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Chapter 4 A brief history of astronomy and Gravity

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1 Chapter 4 A brief history of astronomy and Gravity
Physics 117 Chapter 4 A brief history of astronomy and Gravity

2 Summary of the previous lecture
Motions in space: decompose them along the three spatial dimension Circular motion at constant speed: non-zero acceleration due to change in direction acceleration points toward the center F=mv2/r=m2r where =2/T=v/r=rotational speed T=period of revolution Projectile motion: typical example of decomposition vx=(vx)initial=const vy =(vy)initial-gt Extended object when launched rotates around their center of mass meanwhile it translates in space Torque: =r·F Extra Ex. Ch.3: 13,17,25 Pag. 76

3 Babylonian cosmology In Mesopotamia developed the most ancient civilization ( B.C.) and with it the most ancient cosmology. The Earth was a flat disk surrounded by a river beyond which there were high mountains which were supporting the sky. This was made of heavy iron (siderurgy from Latin word siderus=iron sidera=sky). There was a tunnel inside the mountains linking a door in the east to one in the west. It was used by the sun in is cyclic motion.

4 Egyptian cosmology For the ancient Egyptians the sky was a roof placed over the word and supported by four columns placed at the four cardinal points. The Earth was a rectangle, longer from north to south whose surface was bulgy and having at the center the river Nile (obviously!). The stars were suspended from the sky by strong cables. An interesting creation myth is that the goddess of the nigh, Nuit, and her husband, Sibu, the earth god, where separated suddenly by the god Shu. She was drag up in the sky and he was frozen on earth. So the earth is contorted and the night sky lies above it.

5 Ancient Greek cosmology

6 Early physics Eratosthenes B.C.

7 The geocentric system All the ancient civilizations considered natural to put the Earth at the center of the universe. This vision was inherited by western Europe via the ideas of the ancient Greeks. Aristotle: the Earth was the center of the universe and the Sun and the other planets had to revolve around it in perfect geometrical figures, circles. Later on (circa 150 A.D.) problems with variable motion of planets induced Ptolemy to add epicyclical motion to planets. Ptolemy

8 Copernicus and the heliocentric universe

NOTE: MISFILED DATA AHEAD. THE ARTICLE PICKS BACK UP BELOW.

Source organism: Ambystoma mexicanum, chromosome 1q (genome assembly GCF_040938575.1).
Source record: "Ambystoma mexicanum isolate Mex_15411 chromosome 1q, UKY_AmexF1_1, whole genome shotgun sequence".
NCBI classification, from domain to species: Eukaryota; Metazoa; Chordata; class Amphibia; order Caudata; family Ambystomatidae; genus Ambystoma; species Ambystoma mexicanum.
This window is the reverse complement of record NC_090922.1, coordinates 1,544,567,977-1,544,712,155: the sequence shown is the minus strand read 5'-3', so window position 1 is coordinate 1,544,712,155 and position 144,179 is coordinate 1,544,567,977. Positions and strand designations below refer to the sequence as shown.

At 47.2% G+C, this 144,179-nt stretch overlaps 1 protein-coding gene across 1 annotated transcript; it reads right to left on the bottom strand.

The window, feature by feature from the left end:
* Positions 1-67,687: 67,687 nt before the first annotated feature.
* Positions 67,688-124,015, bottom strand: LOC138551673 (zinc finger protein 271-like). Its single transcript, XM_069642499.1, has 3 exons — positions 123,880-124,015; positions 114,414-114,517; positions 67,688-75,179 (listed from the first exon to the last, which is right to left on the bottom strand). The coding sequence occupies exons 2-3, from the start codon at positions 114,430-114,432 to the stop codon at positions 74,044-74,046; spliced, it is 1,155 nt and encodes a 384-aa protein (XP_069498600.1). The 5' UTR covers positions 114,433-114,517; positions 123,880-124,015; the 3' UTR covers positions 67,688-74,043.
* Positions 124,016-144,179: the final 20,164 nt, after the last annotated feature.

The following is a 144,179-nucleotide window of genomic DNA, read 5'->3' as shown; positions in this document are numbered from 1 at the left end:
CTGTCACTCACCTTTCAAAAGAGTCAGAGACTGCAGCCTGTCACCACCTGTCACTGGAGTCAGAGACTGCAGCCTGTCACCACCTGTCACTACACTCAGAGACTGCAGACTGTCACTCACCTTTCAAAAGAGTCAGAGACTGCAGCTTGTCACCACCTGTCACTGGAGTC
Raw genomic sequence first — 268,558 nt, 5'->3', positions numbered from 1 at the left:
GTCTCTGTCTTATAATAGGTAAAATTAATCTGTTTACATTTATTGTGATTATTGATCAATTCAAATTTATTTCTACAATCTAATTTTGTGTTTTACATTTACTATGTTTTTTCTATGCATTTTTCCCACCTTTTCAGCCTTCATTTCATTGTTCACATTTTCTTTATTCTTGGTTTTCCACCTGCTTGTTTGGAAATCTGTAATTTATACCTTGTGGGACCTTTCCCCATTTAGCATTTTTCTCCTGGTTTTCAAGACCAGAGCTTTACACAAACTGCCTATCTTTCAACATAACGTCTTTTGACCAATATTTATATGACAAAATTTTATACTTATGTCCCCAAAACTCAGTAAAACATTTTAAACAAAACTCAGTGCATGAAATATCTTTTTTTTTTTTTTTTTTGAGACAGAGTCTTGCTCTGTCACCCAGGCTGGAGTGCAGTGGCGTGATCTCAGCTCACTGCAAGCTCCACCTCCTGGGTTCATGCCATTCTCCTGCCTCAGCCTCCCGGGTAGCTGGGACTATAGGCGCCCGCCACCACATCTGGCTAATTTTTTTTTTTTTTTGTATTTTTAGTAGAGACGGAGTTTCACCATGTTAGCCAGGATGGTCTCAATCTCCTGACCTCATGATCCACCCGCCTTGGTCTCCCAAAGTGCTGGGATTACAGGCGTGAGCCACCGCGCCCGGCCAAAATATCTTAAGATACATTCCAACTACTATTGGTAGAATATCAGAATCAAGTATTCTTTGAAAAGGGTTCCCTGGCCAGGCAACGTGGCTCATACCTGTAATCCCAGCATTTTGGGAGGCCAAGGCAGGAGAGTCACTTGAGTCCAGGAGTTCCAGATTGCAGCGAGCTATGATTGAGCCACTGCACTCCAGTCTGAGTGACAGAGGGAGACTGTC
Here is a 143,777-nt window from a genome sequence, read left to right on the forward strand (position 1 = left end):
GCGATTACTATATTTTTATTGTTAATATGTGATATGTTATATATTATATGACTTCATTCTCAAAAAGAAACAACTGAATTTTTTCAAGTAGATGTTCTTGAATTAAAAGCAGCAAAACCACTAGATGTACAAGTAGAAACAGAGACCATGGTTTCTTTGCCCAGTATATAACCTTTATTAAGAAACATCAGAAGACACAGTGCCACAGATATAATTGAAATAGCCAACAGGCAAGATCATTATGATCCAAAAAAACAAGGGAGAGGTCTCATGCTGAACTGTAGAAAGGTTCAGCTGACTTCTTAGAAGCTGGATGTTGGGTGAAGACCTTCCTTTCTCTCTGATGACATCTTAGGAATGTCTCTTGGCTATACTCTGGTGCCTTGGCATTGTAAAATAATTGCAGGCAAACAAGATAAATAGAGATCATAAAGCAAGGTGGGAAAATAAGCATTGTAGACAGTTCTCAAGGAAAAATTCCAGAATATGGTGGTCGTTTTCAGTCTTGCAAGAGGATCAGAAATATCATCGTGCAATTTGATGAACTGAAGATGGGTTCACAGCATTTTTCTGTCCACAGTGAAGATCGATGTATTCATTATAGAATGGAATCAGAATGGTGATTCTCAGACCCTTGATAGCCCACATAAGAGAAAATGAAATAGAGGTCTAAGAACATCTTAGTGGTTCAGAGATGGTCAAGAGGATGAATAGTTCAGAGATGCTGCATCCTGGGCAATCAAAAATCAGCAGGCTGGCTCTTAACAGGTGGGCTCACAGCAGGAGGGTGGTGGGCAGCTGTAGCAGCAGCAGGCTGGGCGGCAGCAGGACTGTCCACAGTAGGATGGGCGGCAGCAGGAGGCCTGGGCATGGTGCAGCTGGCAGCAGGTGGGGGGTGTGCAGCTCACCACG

Nicolaus Copernicus ( ): Simplified explanation of planets’ motion via an heliocentric system and simple circular orbits of constant speed (uniform circular motion)

9 The crisis of the Copernican paradigm and the new astronomy of Kepler
Johannes Kepler ( ) was a convinced Copernican but studying new observations on the motion of Mars he realized that they were not compatible with the Copernican system. After several years he realized that the only way to conciliate the Copernican system with observation was to abandon the idea of perfectly circular orbits. This lead him to discovers the three laws of planetary motions now called Kepler’s laws.

10 T2=K(Rm)3 with K equal for all the planets of the solar system
Kepler’s three laws Planets moves along elliptical paths with the sun at one focus of the ellipse During a given interval of time a line drawn from the planet to the sun sweeps out an equal area anywhere along its path If T is the sidereal period of a planet (the time for a complete orbital revolution) and Rm is the mean radius of the orbit of the planet then T2=K(Rm) with K equal for all the planets of the solar system Graphical representation of Kepler’s first law Graphical representation of Kepler’s second law

11 Projectiles and Planets
The legend is that Newton saw an apple fall in his garden in Lincolnshire, thought of it in terms of an attractive gravitational force towards the earth, and realized the same force might extend as far as the moon. He was familiar with Galileo's work on projectiles, and suggested that the moon's motion in orbit could be understood as a natural extension of that theory. To see what is meant by this, consider a gun shooting a projectile horizontally from a very high mountain, and imagine using more and more powder in successive shots to drive the projectile faster and faster. The parabolic paths would become flatter and flatter, and, if we imagine that the mountain is so high that air resistance can be ignored, and the gun is sufficiently powerful, eventually the point of landing is so far away that we must consider the curvature of the earth in finding where it lands. In fact, the real situation is more dramatic---the earth's curvature may mean the projectile never lands at all. This was envisioned by Newton in the Principia.

12 Projectiles and Planets: a never ending fall